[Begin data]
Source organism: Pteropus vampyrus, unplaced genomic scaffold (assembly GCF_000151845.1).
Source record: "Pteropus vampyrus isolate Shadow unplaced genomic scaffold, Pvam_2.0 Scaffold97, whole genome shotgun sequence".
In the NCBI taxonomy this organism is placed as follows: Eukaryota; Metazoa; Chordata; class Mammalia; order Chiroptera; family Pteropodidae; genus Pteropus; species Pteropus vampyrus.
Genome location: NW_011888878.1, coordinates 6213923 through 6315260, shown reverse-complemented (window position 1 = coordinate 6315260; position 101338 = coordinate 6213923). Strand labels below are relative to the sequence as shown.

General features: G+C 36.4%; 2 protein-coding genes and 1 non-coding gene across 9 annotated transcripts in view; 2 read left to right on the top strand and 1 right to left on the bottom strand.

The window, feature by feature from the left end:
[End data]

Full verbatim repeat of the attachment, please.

Source organism: Pteropus vampyrus, unplaced genomic scaffold (assembly GCF_000151845.1).
Source record: "Pteropus vampyrus isolate Shadow unplaced genomic scaffold, Pvam_2.0 Scaffold97, whole genome shotgun sequence".
In the NCBI taxonomy this organism is placed as follows: Eukaryota; Metazoa; Chordata; class Mammalia; order Chiroptera; family Pteropodidae; genus Pteropus; species Pteropus vampyrus.
Genome location: NW_011888878.1, coordinates 6213923 through 6315260, shown reverse-complemented (window position 1 = coordinate 6315260; position 101338 = coordinate 6213923). Strand labels below are relative to the sequence as shown.

General features: G+C 36.4%; 2 protein-coding genes and 1 non-coding gene across 9 annotated transcripts in view; 2 read left to right on the top strand and 1 right to left on the bottom strand.

The window, feature by feature from the left end: